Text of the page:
On the one hand, you have the mine operators refusing to recognize the union, and on the other you have the union refusing to negotiate its demands. Could this strike have been peaceably settled?
Well, wait, I'm not sure I agree with that. Recognition was the issue that held everything up. The coal operators wouldn't negotiate with the [United Mine Workers of America], and the miners wanted the union to be their representative. ... I think there really was a certain inevitability.
There had been a long run of strikes in Colorado, both in the hard mines, the gold and silver mines, and in the coal mines ... I think there was a sort of lack of appreciation on both sides for the violence each side would have. The operators thought the coal miners wouldn't walk out, they thought the union was just a radical fringe. They couldn't see it.
You know, the union would send a pair of organizers to a coal camp. One would be an overt organizer, while the other one was telling the mine operators, "Hey, Joe Smith [another miner] is a union organizer," when it was the exact opposite; this guy was anti-union. So they'd get rid of him. So when the walkout came, the union had near-total compliance.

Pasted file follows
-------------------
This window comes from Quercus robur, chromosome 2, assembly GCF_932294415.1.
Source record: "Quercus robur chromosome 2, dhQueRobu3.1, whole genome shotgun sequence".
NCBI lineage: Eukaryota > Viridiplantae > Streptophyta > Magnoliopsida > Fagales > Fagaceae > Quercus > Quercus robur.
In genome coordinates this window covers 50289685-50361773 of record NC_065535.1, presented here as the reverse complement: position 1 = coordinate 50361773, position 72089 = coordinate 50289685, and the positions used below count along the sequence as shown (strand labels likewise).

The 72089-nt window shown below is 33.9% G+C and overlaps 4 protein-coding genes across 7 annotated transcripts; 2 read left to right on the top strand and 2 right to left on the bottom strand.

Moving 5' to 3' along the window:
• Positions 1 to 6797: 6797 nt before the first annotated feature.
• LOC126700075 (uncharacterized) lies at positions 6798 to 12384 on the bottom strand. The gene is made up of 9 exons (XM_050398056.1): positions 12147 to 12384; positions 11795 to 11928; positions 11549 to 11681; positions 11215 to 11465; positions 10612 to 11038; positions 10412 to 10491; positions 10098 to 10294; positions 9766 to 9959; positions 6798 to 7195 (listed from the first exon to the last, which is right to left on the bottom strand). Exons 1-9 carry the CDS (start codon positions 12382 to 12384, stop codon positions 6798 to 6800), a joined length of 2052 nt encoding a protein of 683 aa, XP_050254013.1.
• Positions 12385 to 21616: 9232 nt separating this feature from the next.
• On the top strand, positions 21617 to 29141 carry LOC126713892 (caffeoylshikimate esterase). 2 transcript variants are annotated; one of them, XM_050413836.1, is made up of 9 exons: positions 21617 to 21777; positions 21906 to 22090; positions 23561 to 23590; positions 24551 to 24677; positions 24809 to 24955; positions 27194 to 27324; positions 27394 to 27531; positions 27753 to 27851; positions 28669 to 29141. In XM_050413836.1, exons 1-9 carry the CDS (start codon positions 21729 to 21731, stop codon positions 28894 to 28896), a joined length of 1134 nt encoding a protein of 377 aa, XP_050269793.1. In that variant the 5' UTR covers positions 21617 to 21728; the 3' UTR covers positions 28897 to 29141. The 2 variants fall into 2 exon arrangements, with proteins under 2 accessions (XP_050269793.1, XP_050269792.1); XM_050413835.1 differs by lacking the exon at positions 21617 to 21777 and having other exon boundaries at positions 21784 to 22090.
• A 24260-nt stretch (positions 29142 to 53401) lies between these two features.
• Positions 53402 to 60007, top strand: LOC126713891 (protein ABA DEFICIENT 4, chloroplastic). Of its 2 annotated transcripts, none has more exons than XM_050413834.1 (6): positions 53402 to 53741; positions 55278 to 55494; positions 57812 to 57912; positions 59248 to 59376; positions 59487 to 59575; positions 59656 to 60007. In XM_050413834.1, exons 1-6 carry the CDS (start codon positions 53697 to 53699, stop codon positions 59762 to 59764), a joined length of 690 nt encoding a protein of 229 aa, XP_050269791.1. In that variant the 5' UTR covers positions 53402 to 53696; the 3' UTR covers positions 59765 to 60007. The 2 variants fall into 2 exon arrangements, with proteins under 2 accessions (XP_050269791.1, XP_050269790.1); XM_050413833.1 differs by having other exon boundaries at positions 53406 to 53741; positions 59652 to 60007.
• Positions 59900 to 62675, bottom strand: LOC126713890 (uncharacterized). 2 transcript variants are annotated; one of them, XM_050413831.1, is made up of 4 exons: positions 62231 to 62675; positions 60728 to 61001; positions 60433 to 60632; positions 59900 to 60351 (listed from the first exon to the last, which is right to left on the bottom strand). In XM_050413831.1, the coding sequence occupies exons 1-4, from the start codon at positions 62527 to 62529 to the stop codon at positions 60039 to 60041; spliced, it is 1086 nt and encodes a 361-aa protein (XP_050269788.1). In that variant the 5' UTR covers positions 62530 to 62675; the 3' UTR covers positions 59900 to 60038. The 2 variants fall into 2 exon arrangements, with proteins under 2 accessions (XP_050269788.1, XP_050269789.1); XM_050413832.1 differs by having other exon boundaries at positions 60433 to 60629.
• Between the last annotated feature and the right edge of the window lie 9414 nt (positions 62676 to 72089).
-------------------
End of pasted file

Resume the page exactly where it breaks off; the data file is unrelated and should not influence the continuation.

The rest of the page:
Was this a war over the right of labor to strike, or the right of capital to replace strikers?
It was more a war over the right to organize, not to strike but to be represented by a union. That was the pivotal one. They could have settled the other issues. It was to the point where Gov. Ammons had both sides in [Denver] at one point, and they wouldn't even talk to each other — in the same building.
Could you talk about what you learned about the role of the Colorado National Guard, the militia, in the war? Are they a third force or an augmentation of the mine operators?
Once the strike got going, the international United Mine Workers were pressuring the locals to call the strike off, because it was costing them a fortune; and then you have the Rockefellers in New York; and the real fight is on the ground in Colorado ...
The militia started off as a third force. They had the usual class biases and prejudices of the time, so they were kind of by outlook anti-striker, but they came in as a peacekeeping force. Fairly early on, the state ran out of money to pay the soldiers, so the coal operators began ponying up money to keep the militia in the field. And as militia members drifted away, they were replaced by mine guards.